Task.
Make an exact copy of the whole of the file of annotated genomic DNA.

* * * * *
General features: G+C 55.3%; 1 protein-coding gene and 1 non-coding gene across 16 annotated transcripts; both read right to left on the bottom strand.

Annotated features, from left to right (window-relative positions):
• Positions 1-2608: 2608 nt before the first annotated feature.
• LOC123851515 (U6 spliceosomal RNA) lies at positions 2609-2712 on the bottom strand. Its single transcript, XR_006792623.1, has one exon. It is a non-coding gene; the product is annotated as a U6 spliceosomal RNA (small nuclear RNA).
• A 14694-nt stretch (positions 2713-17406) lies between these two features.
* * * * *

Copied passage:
General features: G+C 55.3%; 1 protein-coding gene and 1 non-coding gene across 16 annotated transcripts; both read right to left on the bottom strand.

Annotated features, from left to right (window-relative positions):
• Positions 1-2608: 2608 nt before the first annotated feature.
• LOC123851515 (U6 spliceosomal RNA) lies at positions 2609-2712 on the bottom strand. Its single transcript, XR_006792623.1, has one exon. It is a non-coding gene; the product is annotated as a U6 spliceosomal RNA (small nuclear RNA).
• A 14694-nt stretch (positions 2713-17406) lies between these two features.